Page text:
Anecdotal Lore on “Apey George,” namely, George E. De Silva, and Family

Eardley Lieversz, 16 July 2019

Interestingly, I am in touch with Apey George’s grandson, Mahindra, who lives in Melbourne. He is George Silva Junior’s son. George and his wife were good friends with my maternal aunt and uncle. They were very Burgherised. You wouldn’t consider George Jnr as a Sinhalese. He is very Burgher in his manners.

Mahendra told me recently that his grandfather was a “yakko”. But I suspect that George E De Silva was Westernised. Otherwise his wife would never have married him. He met Agnes Nell at the elite functions he used to attend. He died of a heart attack playing golf. Apey George’s wife can be seen wearing a saree in official pictures. Again, [she adopted this practice] for political reasons. But she gave her children the best English education money could buy. They were extremely Anglicised.

I will be referring to them quite a bit in my memoirs……. the Katugastota angle.

Apey G wanted his eldest son to be a Buddhist, to help his political career. So, George Jnr became a pretend Buddhist.

A Sri Lankan stamp in recognition of George’s politcal contribution

Memo from Jane Russell in UK, 17 July 2019

Hi Michael, …… I also knew George Jr and his wife Merlin. They lived in the back of St Georges (off the Peradeniya Rd, above Kandy High School) when I stayed there during my second year at Peradeniya. Minette occupied the front of the house on one side and 2 VSO’s and I had the other portion. George Jr and family (wife, daughter and I think son-in-law — a sailor perhaps??) had a flat at the back.

George Jr. was indeed Burgherish: ramrod straight and the planter in the family. He had run George’s and Fred’s estates prior to land reform and his retirement. He drank arrack which he filtered and then decantered. But I note they named their son Mahindra and their daughter was Maya, so the Sinhalese Buddhist influence was not entirely ‘put on’ for political reasons. Merlin, as far I know, was a Sinhalese Buddhist.

Minette went to Ladies College, Colombo and was in the same class as Mali’s mother, Shirlene, Sir Ernest de Silva’s eldest daughter — they were great friends. Minette was complicit in enabling Shirlene to elope with Mali’s father, Wilson Situge de Silva, younger son of a southern, Akuressa Goyigama tea-estate owning family: WS, or Sheba as he was known, was the grandson of Heenagama Appuhamy and the son of Don Samuel Situge de Silva, whom the British imprisoned in Matara prison in 1915 during the riots where he died.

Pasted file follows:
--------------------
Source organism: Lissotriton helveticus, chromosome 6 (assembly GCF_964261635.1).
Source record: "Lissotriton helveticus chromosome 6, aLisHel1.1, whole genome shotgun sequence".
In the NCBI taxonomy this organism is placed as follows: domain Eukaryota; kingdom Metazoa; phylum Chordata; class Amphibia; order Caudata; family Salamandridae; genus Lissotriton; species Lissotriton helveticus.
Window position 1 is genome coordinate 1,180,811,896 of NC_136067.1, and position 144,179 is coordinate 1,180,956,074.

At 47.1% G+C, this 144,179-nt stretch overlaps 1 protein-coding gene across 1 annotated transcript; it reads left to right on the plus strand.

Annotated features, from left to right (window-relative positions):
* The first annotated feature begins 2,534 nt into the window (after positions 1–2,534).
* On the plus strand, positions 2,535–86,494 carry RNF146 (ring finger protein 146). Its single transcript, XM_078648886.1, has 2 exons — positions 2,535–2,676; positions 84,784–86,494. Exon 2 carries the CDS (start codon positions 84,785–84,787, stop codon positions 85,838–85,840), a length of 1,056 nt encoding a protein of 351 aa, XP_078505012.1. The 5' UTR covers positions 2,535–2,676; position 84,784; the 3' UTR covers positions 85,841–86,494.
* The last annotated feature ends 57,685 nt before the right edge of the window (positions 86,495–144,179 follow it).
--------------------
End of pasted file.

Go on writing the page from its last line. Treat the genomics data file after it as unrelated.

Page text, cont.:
Minette always wore saree outside the house and a cloth and jacket inside. She was neither Buddhist nor Anglican but very knowledgeable on all aspects of Sinhalese culture. She was steeped in Ananda Coomaraswamy. I once met Anil de Silva-Vigier, Minette’s eldest sister. She lived outside Cambridge in a lovely house in a village. She had been a journalist in Colombo and then London and set up home with a wealthy man with intellectual interests. She struck me as far more Burgherish than Minette. Minette had many Sinhalese/Tamil/Eurasian friends: she had had a crush on Bevis Bawa in her younger days, as did half of Colombo, male and female!! Then she was a great friend of Mali’s mother’s uncles in Kandy, Dr. Willie Karunaratne and Algie Karunaratne, the lawyer. She had dinner with them at least once a week.

Tissa Pilimatalawa had been a close friend of hers as had George Keyt: I found a postcard from George to Minette, when George was living in a village with his Sinhalese village wife in the 50’s (?), moaning that she had not brought her posh, rich English friends, Sir and Lady Whatnot to his house to look at and buy some of his paintings… ..